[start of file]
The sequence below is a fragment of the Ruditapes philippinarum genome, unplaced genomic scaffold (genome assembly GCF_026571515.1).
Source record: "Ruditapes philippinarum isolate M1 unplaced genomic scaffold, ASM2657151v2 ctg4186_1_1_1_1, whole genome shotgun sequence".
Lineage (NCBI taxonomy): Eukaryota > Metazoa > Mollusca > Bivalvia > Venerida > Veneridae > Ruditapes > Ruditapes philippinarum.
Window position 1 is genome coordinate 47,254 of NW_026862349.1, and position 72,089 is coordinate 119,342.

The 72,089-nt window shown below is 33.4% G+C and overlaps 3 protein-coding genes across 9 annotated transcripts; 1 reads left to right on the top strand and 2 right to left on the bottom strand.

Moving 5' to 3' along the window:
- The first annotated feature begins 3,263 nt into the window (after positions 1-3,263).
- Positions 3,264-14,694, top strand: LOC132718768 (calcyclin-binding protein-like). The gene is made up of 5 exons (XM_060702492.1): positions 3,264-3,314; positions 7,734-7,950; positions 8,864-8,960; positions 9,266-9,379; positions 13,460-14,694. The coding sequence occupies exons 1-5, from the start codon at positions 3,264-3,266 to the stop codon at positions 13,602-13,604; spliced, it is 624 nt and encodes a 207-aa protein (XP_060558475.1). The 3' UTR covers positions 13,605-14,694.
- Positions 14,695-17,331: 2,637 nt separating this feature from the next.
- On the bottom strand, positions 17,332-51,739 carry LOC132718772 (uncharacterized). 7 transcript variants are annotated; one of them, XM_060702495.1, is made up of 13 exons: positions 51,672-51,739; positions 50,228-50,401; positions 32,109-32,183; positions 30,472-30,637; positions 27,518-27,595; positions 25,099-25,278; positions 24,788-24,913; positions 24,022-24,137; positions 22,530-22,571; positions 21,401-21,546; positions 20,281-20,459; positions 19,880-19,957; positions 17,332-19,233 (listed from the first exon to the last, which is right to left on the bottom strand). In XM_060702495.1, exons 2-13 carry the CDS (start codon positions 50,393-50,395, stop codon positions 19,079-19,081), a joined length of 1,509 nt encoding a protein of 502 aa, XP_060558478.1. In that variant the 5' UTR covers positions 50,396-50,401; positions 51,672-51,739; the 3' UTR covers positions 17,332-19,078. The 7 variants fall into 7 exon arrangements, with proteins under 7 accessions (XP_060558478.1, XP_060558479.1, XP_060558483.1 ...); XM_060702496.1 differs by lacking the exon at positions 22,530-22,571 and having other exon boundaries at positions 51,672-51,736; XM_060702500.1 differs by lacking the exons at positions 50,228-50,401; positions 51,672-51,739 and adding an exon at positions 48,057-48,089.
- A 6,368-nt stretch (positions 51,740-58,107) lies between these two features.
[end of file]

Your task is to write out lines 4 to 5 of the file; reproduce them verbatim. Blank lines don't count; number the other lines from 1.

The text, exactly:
Window position 1 is genome coordinate 47,254 of NW_026862349.1, and position 72,089 is coordinate 119,342.

The 72,089-nt window shown below is 33.4% G+C and overlaps 3 protein-coding genes across 9 annotated transcripts; 1 reads left to right on the top strand and 2 right to left on the bottom strand.